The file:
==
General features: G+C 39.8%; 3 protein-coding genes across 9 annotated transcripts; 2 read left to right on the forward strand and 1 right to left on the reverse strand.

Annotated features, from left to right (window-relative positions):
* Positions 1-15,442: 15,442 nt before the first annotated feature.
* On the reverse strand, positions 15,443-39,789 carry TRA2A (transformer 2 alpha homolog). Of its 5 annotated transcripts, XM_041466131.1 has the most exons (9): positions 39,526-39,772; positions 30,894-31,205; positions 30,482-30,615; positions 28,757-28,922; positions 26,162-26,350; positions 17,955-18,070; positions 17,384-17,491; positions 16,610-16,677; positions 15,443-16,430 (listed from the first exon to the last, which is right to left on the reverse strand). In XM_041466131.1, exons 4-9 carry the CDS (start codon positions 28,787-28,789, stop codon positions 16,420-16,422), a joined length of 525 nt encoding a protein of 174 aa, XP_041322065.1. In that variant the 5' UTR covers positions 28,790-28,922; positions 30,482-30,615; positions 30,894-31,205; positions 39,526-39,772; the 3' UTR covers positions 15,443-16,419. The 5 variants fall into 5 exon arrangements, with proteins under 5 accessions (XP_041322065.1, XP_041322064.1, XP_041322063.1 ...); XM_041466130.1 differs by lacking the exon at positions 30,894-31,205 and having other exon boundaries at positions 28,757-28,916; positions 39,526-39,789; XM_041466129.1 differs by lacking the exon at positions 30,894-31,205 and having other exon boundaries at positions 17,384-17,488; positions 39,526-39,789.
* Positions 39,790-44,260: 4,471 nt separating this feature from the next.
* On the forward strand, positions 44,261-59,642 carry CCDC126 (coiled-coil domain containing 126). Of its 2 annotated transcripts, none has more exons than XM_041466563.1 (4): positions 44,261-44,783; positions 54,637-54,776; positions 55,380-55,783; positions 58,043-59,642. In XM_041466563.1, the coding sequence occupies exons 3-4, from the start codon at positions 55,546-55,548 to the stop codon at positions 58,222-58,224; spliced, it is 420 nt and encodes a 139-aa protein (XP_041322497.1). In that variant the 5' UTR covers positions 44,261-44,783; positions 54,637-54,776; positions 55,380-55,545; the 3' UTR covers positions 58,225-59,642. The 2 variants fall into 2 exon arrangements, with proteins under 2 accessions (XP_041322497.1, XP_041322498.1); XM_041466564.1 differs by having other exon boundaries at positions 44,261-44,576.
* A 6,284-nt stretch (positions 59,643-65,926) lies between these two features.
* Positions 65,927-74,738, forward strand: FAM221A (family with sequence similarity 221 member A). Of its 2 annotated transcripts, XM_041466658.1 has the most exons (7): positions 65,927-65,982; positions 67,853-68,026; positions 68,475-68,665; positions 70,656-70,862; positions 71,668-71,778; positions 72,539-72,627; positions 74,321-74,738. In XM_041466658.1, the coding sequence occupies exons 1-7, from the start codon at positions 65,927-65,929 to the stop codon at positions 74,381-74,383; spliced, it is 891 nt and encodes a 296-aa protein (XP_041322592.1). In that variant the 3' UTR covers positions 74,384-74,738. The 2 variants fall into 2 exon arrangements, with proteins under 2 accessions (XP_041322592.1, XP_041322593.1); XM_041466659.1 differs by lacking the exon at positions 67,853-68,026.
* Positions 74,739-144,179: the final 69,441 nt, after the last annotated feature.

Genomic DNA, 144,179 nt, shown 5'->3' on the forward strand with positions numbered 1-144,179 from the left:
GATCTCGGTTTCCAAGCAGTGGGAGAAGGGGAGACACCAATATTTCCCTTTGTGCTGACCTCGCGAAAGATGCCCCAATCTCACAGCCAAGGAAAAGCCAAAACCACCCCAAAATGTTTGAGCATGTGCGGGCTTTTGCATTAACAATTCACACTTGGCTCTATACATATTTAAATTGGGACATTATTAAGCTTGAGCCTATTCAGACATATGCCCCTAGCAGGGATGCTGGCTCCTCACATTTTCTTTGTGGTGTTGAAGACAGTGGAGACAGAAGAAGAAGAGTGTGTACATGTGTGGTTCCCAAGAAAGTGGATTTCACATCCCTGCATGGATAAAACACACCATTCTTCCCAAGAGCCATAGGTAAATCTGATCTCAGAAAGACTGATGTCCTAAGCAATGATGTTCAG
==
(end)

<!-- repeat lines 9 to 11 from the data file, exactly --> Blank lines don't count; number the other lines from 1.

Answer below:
* Positions 74,739-144,179: the final 69,441 nt, after the last annotated feature.

Genomic DNA, 144,179 nt, shown 5'->3' on the forward strand with positions numbered 1-144,179 from the left:
GATCTCGGTTTCCAAGCAGTGGGAGAAGGGGAGACACCAATATTTCCCTTTGTGCTGACCTCGCGAAAGATGCCCCAATCTCACAGCCAAGGAAAAGCCAAAACCACCCCAAAATGTTTGAGCATGTGCGGGCTTTTGCATTAACAATTCACACTTGGCTCTATACATATTTAAATTGGGACATTATTAAGCTTGAGCCTATTCAGACATATGCCCCTAGCAGGGATGCTGGCTCCTCACATTTTCTTTGTGGTGTTGAAGACAGTGGAGACAGAAGAAGAAGAGTGTGTACATGTGTGGTTCCCAAGAAAGTGGATTTCACATCCCTGCATGGATAAAACACACCATTCTTCCCAAGAGCCATAGGTAAATCTGATCTCAGAAAGACTGATGTCCTAAGCAATGATGTTCAG